Are leaders born or made?

Question: Are leaders born or made?

Rosabeth Moss Kanter: I certainly believe leaders can be made. I think some people who are extraordinary are born leaders and they probably showed it from an early age at one end of the continuum. And I think at the other end, there may be people who could never be a leader no matter what they did. But I think everybody has in them the potential to lead. And the question is whether the circumstances evoke that … whether they're given the opportunity; whether they're given the chances to practice; mentors who advise them, who guide them, who tell them not to make stupid mistakes; whether they're given the education so that they have the intellectual ability. Because remember leaders are not just emotionally powerful because people want to follow them. They're also often intellectually powerful. That is, they have an important idea that thinks beyond the current situation. They can set an agenda for change. And so you need a certain intellectual ability. Education helps. What I see is that in places whether it's countries, communities, or companies that are … that have a positive culture … Let me start that again. What I see in communities, countries and companies that have a positive culture that are on a winning streak that build confidence is that they also produce more leaders because they empower more people to take initiative on actions they see. But in organizations or communities that are closed, bureaucratic, hierarchical, topped down, one person or a small pool controls everything, therefore shutting everybody else out of the opportunity to lead, and to develop further their skills and leadership.

I think Nelson Mandela in South Africa had to be a natural leader. There are very few people in the world who could have done what he did. I mean 27 years in prison, and coming out and repairing a troubled nation and forgiving his enemies. He's off the charts when it comes to leadership. I think you probably have to be born Mandela. On the other hand, I think all of us can find our inner Mandela. That is reach more deeply into ourselves to pull out the best parts of ourselves that help us lead. And whether we're encouraged to do that or not has a great deal to do with the culture that surrounds us and the support we get from our colleagues. So yes. With encouragement, a positive culture, and support from colleagues, more people can become leaders.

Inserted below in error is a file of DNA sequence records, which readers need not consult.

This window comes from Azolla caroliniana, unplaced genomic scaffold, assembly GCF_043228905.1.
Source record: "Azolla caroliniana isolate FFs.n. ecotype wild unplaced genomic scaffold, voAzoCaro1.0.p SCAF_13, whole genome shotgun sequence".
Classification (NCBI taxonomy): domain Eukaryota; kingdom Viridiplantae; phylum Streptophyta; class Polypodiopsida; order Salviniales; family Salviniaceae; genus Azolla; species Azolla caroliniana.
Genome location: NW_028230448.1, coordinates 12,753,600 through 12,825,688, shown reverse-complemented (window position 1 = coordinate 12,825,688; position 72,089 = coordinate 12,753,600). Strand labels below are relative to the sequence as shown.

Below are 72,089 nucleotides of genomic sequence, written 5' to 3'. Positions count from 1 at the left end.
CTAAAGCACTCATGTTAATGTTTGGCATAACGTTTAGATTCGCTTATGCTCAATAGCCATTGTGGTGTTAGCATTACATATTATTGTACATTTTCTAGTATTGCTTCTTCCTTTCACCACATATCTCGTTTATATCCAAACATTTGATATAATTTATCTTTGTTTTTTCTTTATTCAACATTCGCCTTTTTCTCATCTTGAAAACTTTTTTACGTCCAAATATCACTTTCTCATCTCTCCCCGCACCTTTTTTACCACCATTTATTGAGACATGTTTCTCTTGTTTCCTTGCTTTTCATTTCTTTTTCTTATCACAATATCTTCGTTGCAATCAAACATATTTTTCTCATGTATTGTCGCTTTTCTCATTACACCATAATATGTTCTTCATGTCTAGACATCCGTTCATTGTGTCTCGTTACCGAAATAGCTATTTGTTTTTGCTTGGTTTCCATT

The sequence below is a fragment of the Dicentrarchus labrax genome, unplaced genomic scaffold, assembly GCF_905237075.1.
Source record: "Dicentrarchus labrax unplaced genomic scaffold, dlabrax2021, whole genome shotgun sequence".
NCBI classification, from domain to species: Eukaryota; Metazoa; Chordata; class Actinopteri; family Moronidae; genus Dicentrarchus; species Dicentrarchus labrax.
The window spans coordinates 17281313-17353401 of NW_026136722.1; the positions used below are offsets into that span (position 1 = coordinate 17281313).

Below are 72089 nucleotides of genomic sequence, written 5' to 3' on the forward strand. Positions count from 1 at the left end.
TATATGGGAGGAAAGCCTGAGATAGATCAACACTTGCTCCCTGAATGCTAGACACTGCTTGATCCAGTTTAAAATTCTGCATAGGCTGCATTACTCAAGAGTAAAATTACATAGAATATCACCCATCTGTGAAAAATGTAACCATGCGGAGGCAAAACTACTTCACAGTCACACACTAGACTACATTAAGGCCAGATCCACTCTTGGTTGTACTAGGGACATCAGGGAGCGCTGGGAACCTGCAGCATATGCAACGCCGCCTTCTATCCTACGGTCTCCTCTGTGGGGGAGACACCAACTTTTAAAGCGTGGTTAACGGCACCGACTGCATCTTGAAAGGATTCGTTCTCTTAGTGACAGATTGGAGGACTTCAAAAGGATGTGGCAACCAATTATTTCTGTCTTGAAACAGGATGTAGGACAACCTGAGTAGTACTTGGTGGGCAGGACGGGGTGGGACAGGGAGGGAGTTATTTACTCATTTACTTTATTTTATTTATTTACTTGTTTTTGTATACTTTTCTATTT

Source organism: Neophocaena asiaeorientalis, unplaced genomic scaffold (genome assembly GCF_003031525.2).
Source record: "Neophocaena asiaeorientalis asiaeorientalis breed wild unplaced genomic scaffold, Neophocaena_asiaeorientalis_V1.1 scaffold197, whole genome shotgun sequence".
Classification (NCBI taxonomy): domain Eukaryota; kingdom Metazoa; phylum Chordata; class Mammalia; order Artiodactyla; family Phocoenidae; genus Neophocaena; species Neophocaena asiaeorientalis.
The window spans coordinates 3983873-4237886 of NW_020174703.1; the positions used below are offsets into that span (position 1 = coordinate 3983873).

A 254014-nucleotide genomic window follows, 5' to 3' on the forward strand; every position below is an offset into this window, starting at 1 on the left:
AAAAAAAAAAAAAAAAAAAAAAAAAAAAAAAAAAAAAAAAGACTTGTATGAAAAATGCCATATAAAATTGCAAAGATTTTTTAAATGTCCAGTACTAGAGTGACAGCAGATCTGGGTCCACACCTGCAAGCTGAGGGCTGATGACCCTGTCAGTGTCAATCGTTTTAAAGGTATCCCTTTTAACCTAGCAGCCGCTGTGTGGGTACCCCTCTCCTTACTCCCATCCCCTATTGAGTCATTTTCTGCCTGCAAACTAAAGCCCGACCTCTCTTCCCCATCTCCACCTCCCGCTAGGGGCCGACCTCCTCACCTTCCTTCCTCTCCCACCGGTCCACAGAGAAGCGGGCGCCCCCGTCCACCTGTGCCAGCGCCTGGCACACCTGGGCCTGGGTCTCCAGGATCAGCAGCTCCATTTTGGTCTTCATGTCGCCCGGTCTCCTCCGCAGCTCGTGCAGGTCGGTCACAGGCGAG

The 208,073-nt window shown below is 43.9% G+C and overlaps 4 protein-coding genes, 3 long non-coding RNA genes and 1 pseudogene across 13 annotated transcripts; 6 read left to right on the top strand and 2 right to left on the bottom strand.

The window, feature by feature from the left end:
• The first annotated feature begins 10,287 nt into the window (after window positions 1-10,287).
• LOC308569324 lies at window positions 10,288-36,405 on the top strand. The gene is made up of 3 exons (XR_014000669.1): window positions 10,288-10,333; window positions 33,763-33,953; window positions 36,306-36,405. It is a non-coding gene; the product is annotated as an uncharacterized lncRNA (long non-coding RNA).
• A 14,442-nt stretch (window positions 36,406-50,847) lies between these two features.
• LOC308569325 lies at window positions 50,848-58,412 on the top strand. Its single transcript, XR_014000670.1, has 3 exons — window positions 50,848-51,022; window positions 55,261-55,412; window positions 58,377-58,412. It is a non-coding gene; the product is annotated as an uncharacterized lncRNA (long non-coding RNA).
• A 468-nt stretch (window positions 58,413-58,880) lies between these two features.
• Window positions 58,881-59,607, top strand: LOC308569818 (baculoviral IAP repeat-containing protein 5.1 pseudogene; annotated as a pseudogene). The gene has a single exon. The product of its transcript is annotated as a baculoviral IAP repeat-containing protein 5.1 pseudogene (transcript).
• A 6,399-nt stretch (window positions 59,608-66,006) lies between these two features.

Recorded on: 6/13/07

Encouragement, a positive culture, and support from colleagues can foster good leadership.

​There are two kinds of failure – but only one is honorable

Malcolm Gladwell teaches "Get over yourself and get to work" for Big Think Edge.

Big Think Edge
  • Learn to recognize failure and know the big difference between panicking and choking.
  • At Big Think Edge, Malcolm Gladwell teaches how to check your inner critic and get clear on what failure is.
  • Subscribe to Big Think Edge before we launch on March 30 to get 20% off monthly and annual memberships.
Keep reading Show less

Apparently even NASA is wrong about which planet is closest to Earth

Three scientists publish a paper proving that Mercury, not Venus, is the closest planet to Earth.

Strange Maps
  • Earth is the third planet from the Sun, so our closest neighbor must be planet two or four, right?
  • Wrong! Neither Venus nor Mars is the right answer.
  • Three scientists ran the numbers. In this YouTube video, one of them explains why our nearest neighbor is... Mercury!
Keep reading Show less

This is the best (and simplest) world map of religions

Both panoramic and detailed, this infographic manages to show both the size and distribution of world religions.

(c) CLO / Carrie Osgood
Strange Maps
  • At a glance, this map shows both the size and distribution of world religions.
  • See how religions mix at both national and regional level.
  • There's one country in the Americas without a Christian majority – which?
Keep reading Show less